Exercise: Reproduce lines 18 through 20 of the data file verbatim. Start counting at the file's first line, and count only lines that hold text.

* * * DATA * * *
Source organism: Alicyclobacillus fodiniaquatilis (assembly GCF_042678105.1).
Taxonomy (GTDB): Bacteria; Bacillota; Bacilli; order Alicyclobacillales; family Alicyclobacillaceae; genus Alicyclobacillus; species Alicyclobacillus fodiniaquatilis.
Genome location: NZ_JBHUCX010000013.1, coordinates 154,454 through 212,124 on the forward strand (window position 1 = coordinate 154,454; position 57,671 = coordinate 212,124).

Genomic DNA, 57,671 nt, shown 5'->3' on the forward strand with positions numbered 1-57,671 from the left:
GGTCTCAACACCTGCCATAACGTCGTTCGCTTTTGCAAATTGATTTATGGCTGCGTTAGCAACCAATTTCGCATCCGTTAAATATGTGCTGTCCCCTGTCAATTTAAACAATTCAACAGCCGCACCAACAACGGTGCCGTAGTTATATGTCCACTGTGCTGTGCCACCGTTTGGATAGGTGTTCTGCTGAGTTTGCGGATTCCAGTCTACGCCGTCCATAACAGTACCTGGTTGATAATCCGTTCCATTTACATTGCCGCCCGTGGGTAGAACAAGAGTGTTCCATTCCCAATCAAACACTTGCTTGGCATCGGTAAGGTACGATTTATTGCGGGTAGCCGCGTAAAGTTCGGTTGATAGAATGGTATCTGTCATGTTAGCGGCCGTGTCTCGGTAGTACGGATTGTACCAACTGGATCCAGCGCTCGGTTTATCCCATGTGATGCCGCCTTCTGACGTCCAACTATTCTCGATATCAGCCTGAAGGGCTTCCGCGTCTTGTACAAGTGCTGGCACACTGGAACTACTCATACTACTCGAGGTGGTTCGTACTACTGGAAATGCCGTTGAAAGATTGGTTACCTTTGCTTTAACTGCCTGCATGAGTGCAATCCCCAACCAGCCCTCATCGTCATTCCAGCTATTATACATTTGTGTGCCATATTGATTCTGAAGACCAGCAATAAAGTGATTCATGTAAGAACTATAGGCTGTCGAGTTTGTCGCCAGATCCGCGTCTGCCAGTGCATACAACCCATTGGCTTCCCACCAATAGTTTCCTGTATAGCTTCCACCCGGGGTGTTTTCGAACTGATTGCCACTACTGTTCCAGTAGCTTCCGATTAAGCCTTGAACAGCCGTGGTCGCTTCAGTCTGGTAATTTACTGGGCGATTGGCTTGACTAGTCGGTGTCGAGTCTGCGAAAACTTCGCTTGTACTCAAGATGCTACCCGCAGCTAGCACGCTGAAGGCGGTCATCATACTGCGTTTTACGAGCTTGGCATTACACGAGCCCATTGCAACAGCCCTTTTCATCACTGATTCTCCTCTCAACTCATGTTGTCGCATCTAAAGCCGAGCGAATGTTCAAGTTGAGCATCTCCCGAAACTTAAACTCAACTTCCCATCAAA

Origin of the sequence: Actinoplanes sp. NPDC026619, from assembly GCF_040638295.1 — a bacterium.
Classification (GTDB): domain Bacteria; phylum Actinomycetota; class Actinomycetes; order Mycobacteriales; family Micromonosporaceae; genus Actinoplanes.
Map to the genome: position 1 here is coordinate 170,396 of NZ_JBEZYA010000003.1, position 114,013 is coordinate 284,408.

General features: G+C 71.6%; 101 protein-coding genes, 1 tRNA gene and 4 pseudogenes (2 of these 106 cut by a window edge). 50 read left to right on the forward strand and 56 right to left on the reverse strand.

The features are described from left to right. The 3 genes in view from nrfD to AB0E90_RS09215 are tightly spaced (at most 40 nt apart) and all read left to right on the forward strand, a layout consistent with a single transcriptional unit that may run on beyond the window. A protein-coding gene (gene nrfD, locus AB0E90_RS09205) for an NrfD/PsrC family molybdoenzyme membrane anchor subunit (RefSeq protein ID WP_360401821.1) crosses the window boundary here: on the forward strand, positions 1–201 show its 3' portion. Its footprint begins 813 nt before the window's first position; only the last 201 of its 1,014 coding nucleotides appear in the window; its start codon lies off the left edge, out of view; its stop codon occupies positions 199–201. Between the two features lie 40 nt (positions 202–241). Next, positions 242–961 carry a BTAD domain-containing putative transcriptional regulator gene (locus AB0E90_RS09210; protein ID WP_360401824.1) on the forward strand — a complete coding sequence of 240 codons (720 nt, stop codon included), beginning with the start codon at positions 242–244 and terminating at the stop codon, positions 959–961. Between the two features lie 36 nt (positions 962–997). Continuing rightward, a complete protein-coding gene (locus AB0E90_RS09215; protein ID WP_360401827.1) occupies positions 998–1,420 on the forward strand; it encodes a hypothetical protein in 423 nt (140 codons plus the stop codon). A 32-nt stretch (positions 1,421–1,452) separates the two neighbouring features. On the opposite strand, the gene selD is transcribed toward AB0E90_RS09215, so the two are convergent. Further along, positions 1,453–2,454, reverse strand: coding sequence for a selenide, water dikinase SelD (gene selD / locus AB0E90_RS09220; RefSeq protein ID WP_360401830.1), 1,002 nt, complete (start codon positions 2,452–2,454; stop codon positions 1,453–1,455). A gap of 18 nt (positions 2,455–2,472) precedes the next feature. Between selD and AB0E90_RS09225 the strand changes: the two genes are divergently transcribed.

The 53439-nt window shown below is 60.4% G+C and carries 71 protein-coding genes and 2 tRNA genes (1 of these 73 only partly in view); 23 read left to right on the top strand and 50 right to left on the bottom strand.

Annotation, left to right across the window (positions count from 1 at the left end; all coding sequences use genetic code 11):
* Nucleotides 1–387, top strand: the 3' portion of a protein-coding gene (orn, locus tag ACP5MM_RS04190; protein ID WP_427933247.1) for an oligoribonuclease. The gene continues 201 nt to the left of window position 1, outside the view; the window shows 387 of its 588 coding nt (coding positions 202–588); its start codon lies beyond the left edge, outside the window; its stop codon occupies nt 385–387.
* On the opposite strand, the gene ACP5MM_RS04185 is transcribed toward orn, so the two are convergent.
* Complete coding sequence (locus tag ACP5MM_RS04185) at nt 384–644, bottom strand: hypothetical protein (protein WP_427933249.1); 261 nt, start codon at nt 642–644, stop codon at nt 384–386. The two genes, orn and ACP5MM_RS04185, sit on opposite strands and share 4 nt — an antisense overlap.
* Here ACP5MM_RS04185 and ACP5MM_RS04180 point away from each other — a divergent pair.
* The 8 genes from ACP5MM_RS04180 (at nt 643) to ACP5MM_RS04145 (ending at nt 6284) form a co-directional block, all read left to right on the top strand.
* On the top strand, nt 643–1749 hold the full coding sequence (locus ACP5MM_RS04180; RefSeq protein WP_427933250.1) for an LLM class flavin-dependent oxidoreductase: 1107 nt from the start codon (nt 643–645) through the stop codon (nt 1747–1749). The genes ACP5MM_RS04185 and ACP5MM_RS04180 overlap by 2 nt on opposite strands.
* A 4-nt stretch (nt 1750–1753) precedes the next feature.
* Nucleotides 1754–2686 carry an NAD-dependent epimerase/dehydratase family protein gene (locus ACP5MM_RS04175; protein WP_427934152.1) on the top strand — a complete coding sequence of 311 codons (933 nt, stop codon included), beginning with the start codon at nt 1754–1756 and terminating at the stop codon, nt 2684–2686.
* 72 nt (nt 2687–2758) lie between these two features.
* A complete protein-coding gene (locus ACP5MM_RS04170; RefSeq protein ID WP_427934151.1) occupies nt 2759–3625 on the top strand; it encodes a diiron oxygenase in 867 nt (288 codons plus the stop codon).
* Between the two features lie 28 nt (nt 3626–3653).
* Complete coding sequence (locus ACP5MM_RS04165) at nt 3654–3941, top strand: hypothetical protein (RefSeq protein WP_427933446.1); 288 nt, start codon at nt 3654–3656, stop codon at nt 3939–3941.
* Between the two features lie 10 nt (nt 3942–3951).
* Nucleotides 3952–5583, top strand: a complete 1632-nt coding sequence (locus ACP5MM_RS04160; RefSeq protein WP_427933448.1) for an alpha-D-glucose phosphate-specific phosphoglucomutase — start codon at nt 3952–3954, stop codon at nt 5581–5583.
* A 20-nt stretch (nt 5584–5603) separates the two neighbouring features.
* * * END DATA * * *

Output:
* On the top strand, nt 643–1749 hold the full coding sequence (locus ACP5MM_RS04180; RefSeq protein WP_427933250.1) for an LLM class flavin-dependent oxidoreductase: 1107 nt from the start codon (nt 643–645) through the stop codon (nt 1747–1749). The genes ACP5MM_RS04185 and ACP5MM_RS04180 overlap by 2 nt on opposite strands.
* A 4-nt stretch (nt 1750–1753) precedes the next feature.
* Nucleotides 1754–2686 carry an NAD-dependent epimerase/dehydratase family protein gene (locus ACP5MM_RS04175; protein WP_427934152.1) on the top strand — a complete coding sequence of 311 codons (933 nt, stop codon included), beginning with the start codon at nt 1754–1756 and terminating at the stop codon, nt 2684–2686.